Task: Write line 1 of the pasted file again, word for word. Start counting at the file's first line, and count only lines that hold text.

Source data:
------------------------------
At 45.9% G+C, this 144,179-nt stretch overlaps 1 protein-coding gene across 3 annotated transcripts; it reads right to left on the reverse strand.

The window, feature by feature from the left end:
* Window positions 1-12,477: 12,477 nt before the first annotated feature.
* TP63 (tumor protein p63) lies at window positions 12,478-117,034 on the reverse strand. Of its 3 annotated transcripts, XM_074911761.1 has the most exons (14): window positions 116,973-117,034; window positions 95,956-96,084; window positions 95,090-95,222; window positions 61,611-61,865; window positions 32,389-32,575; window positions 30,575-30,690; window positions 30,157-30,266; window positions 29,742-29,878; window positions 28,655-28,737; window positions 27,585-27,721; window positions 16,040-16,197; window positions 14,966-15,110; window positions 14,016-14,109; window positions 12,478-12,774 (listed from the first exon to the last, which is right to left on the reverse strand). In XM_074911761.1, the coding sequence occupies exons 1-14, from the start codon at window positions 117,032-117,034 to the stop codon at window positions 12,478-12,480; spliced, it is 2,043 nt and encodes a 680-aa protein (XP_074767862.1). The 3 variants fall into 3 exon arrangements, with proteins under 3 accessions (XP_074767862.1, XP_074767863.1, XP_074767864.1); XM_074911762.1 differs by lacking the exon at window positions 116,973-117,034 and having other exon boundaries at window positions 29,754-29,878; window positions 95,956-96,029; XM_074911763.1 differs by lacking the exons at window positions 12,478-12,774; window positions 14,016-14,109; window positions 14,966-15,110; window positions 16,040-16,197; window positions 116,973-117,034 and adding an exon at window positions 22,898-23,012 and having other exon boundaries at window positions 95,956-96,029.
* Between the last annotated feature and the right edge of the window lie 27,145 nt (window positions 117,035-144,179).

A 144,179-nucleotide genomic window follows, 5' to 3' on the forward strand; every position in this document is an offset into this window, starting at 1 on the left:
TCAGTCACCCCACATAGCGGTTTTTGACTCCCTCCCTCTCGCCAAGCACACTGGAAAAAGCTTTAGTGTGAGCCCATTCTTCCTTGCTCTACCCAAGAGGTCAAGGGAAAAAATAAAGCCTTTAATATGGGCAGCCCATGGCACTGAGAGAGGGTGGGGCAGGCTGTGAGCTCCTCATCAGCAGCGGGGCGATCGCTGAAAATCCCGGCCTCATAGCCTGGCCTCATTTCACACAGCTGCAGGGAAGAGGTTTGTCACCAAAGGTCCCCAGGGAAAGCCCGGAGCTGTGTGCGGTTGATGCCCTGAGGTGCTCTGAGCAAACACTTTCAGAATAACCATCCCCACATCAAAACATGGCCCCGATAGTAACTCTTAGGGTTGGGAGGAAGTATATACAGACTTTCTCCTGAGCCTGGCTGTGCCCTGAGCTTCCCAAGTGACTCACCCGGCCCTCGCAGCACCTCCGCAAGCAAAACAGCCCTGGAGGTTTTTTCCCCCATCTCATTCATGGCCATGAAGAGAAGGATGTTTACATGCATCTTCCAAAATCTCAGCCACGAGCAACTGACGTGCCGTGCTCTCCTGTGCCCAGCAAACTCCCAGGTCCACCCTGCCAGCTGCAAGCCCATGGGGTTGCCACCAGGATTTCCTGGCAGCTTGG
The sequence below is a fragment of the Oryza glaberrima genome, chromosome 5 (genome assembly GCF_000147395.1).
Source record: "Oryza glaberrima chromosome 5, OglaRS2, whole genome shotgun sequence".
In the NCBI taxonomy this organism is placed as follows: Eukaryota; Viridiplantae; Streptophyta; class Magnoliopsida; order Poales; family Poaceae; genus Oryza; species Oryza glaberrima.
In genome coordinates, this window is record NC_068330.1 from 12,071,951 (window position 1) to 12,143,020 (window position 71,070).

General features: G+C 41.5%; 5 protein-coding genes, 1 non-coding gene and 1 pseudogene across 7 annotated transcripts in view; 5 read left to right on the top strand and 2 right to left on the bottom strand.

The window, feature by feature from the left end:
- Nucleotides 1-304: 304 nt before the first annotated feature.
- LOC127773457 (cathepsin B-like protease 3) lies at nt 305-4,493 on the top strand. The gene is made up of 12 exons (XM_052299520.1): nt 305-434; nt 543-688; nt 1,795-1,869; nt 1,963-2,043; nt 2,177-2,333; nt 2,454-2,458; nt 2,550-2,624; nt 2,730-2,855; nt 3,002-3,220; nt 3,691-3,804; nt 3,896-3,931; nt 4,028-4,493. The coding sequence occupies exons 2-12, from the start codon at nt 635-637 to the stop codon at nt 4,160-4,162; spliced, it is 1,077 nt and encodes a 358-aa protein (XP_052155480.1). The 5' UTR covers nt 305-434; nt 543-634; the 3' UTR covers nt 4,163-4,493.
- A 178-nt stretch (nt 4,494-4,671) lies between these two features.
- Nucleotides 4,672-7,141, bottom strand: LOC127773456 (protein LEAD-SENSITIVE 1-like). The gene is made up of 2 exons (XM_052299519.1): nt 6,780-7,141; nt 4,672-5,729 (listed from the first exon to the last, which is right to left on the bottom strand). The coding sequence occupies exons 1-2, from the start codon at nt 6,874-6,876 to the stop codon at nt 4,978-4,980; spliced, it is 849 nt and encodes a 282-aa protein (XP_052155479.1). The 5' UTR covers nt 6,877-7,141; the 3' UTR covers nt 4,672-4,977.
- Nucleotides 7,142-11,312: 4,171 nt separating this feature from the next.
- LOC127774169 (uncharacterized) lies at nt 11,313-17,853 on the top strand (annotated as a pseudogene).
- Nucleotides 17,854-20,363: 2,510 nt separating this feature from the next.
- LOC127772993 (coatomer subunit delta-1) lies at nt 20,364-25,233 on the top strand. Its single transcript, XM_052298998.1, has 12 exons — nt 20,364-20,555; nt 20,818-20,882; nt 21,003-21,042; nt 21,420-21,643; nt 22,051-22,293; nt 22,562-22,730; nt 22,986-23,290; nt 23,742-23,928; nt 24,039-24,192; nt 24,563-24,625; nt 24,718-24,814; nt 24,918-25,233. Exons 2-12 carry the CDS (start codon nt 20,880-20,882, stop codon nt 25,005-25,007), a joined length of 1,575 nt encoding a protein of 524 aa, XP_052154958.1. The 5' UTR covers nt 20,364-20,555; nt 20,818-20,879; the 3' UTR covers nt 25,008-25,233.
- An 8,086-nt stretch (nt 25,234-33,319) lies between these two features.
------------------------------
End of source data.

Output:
At 45.9% G+C, this 144,179-nt stretch overlaps 1 protein-coding gene across 3 annotated transcripts; it reads right to left on the reverse strand.